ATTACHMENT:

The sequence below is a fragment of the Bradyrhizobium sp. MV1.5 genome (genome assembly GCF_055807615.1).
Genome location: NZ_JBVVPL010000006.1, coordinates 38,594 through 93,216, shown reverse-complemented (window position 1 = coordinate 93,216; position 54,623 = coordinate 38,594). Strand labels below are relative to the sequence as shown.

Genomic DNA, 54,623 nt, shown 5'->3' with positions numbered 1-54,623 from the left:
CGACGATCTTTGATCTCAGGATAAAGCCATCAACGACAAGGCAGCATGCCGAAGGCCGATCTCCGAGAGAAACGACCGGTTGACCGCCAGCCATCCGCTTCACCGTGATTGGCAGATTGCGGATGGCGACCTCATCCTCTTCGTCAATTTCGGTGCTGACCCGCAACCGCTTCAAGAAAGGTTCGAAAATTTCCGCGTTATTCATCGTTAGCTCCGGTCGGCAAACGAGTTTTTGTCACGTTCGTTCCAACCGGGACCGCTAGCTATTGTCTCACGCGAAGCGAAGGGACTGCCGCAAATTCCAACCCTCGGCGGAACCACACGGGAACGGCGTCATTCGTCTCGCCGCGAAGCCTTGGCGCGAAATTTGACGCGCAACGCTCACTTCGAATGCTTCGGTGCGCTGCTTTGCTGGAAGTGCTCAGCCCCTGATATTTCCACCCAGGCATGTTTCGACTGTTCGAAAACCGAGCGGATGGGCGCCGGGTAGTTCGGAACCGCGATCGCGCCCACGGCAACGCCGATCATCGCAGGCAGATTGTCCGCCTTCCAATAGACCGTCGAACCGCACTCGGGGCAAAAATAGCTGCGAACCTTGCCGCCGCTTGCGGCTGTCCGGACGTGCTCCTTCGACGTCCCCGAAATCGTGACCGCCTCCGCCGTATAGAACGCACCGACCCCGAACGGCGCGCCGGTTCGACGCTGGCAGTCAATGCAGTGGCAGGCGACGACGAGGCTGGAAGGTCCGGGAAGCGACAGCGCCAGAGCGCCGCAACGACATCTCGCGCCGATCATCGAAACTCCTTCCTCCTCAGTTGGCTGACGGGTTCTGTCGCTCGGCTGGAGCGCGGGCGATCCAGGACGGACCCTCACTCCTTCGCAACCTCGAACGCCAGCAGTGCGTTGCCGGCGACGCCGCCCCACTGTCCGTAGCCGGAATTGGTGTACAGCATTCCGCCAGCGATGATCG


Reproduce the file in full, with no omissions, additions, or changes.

The sequence below is a fragment of the Bradyrhizobium sp. MV1.5 genome (genome assembly GCF_055807615.1).
Genome location: NZ_JBVVPL010000006.1, coordinates 38,594 through 93,216, shown reverse-complemented (window position 1 = coordinate 93,216; position 54,623 = coordinate 38,594). Strand labels below are relative to the sequence as shown.

Genomic DNA, 54,623 nt, shown 5'->3' with positions numbered 1-54,623 from the left:
CGACGATCTTTGATCTCAGGATAAAGCCATCAACGACAAGGCAGCATGCCGAAGGCCGATCTCCGAGAGAAACGACCGGTTGACCGCCAGCCATCCGCTTCACCGTGATTGGCAGATTGCGGATGGCGACCTCATCCTCTTCGTCAATTTCGGTGCTGACCCGCAACCGCTTCAAGAAAGGTTCGAAAATTTCCGCGTTATTCATCGTTAGCTCCGGTCGGCAAACGAGTTTTTGTCACGTTCGTTCCAACCGGGACCGCTAGCTATTGTCTCACGCGAAGCGAAGGGACTGCCGCAAATTCCAACCCTCGGCGGAACCACACGGGAACGGCGTCATTCGTCTCGCCGCGAAGCCTTGGCGCGAAATTTGACGCGCAACGCTCACTTCGAATGCTTCGGTGCGCTGCTTTGCTGGAAGTGCTCAGCCCCTGATATTTCCACCCAGGCATGTTTCGACTGTTCGAAAACCGAGCGGATGGGCGCCGGGTAGTTCGGAACCGCGATCGCGCCCACGGCAACGCCGATCATCGCAGGCAGATTGTCCGCCTTCCAATAGACCGTCGAACCGCACTCGGGGCAAAAATAGCTGCGAACCTTGCCGCCGCTTGCGGCTGTCCGGACGTGCTCCTTCGACGTCCCCGAAATCGTGACCGCCTCCGCCGTATAGAACGCACCGACCCCGAACGGCGCGCCGGTTCGACGCTGGCAGTCAATGCAGTGGCAGGCGACGACGAGGCTGGAAGGTCCGGGAAGCGACAGCGCCAGAGCGCCGCAACGACATCTCGCGCCGATCATCGAAACTCCTTCCTCCTCAGTTGGCTGACGGGTTCTGTCGCTCGGCTGGAGCGCGGGCGATCCAGGACGGACCCTCACTCCTTCGCAACCTCGAACGCCAGCAGTGCGTTGCCGGCGACGCCGCCCCACTGTCCGTAGCCGGAATTGGTGTACAGCATTCCGCCAGCGATGATCG